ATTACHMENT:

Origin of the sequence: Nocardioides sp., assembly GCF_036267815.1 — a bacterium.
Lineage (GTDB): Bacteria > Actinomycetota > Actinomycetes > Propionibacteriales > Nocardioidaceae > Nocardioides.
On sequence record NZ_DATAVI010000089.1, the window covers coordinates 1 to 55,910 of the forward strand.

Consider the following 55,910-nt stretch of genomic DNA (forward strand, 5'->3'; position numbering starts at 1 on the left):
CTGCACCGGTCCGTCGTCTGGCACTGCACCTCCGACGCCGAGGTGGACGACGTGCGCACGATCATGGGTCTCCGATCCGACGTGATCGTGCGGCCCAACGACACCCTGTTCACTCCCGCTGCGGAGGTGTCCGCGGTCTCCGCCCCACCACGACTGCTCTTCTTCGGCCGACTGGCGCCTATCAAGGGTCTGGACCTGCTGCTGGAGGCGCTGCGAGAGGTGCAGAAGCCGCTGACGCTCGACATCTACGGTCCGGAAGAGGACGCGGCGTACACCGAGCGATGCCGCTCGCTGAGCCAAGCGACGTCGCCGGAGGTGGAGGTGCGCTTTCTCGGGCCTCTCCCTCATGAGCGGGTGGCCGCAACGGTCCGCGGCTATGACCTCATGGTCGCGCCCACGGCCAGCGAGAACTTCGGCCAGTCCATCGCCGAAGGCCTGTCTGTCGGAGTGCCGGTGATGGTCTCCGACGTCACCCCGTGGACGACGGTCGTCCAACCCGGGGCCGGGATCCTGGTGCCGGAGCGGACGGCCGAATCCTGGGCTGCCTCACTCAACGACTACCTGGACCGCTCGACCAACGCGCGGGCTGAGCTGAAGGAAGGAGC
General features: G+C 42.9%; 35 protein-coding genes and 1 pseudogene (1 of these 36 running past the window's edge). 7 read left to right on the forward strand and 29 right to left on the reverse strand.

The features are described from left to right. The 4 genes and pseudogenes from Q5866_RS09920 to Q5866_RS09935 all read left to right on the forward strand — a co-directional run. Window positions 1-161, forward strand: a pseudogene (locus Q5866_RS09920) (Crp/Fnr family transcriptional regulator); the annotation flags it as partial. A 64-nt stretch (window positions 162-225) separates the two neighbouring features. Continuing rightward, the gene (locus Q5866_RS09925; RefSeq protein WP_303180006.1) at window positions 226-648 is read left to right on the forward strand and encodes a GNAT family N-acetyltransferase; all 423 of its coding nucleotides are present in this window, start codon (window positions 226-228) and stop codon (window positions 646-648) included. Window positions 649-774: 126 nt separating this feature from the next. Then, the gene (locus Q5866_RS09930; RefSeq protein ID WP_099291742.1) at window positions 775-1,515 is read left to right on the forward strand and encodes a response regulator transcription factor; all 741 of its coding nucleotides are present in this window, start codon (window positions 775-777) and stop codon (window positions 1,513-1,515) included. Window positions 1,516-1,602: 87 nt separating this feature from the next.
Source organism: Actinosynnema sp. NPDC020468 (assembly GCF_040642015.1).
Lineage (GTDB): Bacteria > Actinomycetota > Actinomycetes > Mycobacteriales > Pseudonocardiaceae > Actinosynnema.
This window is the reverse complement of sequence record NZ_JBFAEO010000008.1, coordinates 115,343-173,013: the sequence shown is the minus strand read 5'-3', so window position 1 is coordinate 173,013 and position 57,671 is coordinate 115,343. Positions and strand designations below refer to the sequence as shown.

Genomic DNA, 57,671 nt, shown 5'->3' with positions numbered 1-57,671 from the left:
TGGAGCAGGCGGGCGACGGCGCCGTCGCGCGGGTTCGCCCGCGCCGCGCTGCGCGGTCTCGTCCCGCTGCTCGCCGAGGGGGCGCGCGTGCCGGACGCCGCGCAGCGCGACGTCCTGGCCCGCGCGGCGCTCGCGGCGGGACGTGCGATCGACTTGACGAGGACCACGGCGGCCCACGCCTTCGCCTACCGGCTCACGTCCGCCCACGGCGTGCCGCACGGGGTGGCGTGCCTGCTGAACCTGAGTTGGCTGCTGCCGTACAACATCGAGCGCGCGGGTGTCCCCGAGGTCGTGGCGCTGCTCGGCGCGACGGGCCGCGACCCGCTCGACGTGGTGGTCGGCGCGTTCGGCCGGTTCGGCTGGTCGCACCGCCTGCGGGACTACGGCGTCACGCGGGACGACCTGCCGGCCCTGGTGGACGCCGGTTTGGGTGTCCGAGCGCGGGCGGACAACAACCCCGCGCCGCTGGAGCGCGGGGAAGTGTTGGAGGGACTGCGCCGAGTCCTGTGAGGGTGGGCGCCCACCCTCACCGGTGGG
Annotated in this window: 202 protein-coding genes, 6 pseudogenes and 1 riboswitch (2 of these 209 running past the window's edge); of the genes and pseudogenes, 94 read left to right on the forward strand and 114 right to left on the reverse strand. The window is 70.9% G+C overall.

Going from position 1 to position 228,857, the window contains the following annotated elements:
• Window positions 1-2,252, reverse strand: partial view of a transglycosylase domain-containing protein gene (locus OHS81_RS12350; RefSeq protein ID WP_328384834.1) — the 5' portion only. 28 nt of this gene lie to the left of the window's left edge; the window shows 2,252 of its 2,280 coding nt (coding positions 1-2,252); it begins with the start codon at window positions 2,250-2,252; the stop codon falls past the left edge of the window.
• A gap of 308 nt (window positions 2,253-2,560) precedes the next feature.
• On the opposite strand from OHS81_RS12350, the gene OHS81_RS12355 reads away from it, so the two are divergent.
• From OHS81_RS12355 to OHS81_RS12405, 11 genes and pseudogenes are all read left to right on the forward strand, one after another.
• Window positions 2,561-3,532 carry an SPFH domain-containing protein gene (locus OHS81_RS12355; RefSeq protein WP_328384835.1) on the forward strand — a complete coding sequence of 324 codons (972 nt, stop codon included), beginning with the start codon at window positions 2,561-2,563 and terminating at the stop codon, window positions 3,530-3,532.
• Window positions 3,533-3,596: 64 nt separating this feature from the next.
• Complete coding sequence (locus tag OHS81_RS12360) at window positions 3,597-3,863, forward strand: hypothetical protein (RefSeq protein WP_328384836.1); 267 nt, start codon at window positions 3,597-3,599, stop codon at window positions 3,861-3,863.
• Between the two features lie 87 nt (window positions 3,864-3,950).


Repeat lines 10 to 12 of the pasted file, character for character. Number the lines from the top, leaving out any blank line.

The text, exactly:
This window is the reverse complement of sequence record NZ_JBFAEO010000008.1, coordinates 115,343-173,013: the sequence shown is the minus strand read 5'-3', so window position 1 is coordinate 173,013 and position 57,671 is coordinate 115,343. Positions and strand designations below refer to the sequence as shown.

Genomic DNA, 57,671 nt, shown 5'->3' with positions numbered 1-57,671 from the left:
TGGAGCAGGCGGGCGACGGCGCCGTCGCGCGGGTTCGCCCGCGCCGCGCTGCGCGGTCTCGTCCCGCTGCTCGCCGAGGGGGCGCGCGTGCCGGACGCCGCGCAGCGCGACGTCCTGGCCCGCGCGGCGCTCGCGGCGGGACGTGCGATCGACTTGACGAGGACCACGGCGGCCCACGCCTTCGCCTACCGGCTCACGTCCGCCCACGGCGTGCCGCACGGGGTGGCGTGCCTGCTGAACCTGAGTTGGCTGCTGCCGTACAACATCGAGCGCGCGGGTGTCCCCGAGGTCGTGGCGCTGCTCGGCGCGACGGGCCGCGACCCGCTCGACGTGGTGGTCGGCGCGTTCGGCCGGTTCGGCTGGTCGCACCGCCTGCGGGACTACGGCGTCACGCGGGACGACCTGCCGGCCCTGGTGGACGCCGGTTTGGGTGTCCGAGCGCGGGCGGACAACAACCCCGCGCCGCTGGAGCGCGGGGAAGTGTTGGAGGGACTGCGCCGAGTCCTGTGAGGGTGGGCGCCCACCCTCACCGGTGGG